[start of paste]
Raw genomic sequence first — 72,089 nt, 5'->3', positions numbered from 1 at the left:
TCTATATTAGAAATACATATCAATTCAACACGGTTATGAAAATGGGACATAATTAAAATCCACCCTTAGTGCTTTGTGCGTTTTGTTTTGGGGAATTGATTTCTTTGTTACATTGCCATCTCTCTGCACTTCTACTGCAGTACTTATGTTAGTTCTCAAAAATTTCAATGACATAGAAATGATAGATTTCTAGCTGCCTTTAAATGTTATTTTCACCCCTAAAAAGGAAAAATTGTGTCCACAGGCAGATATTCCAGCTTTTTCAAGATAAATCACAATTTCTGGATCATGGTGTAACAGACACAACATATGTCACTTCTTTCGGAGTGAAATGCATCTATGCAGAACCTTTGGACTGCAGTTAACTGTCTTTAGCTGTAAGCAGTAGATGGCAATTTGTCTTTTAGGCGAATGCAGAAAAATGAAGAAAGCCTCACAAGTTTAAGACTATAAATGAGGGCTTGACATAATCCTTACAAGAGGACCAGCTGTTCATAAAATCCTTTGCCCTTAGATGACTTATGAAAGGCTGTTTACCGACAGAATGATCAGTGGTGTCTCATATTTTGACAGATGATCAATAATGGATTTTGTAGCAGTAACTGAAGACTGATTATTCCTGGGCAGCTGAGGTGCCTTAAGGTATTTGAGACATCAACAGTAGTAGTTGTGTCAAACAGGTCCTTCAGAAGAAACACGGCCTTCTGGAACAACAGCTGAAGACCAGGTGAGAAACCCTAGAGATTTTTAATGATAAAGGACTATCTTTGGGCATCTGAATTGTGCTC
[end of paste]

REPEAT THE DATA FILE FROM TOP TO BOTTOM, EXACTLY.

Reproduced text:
Raw genomic sequence first — 72,089 nt, 5'->3', positions numbered from 1 at the left:
TCTATATTAGAAATACATATCAATTCAACACGGTTATGAAAATGGGACATAATTAAAATCCACCCTTAGTGCTTTGTGCGTTTTGTTTTGGGGAATTGATTTCTTTGTTACATTGCCATCTCTCTGCACTTCTACTGCAGTACTTATGTTAGTTCTCAAAAATTTCAATGACATAGAAATGATAGATTTCTAGCTGCCTTTAAATGTTATTTTCACCCCTAAAAAGGAAAAATTGTGTCCACAGGCAGATATTCCAGCTTTTTCAAGATAAATCACAATTTCTGGATCATGGTGTAACAGACACAACATATGTCACTTCTTTCGGAGTGAAATGCATCTATGCAGAACCTTTGGACTGCAGTTAACTGTCTTTAGCTGTAAGCAGTAGATGGCAATTTGTCTTTTAGGCGAATGCAGAAAAATGAAGAAAGCCTCACAAGTTTAAGACTATAAATGAGGGCTTGACATAATCCTTACAAGAGGACCAGCTGTTCATAAAATCCTTTGCCCTTAGATGACTTATGAAAGGCTGTTTACCGACAGAATGATCAGTGGTGTCTCATATTTTGACAGATGATCAATAATGGATTTTGTAGCAGTAACTGAAGACTGATTATTCCTGGGCAGCTGAGGTGCCTTAAGGTATTTGAGACATCAACAGTAGTAGTTGTGTCAAACAGGTCCTTCAGAAGAAACACGGCCTTCTGGAACAACAGCTGAAGACCAGGTGAGAAACCCTAGAGATTTTTAATGATAAAGGACTATCTTTGGGCATCTGAATTGTGCTC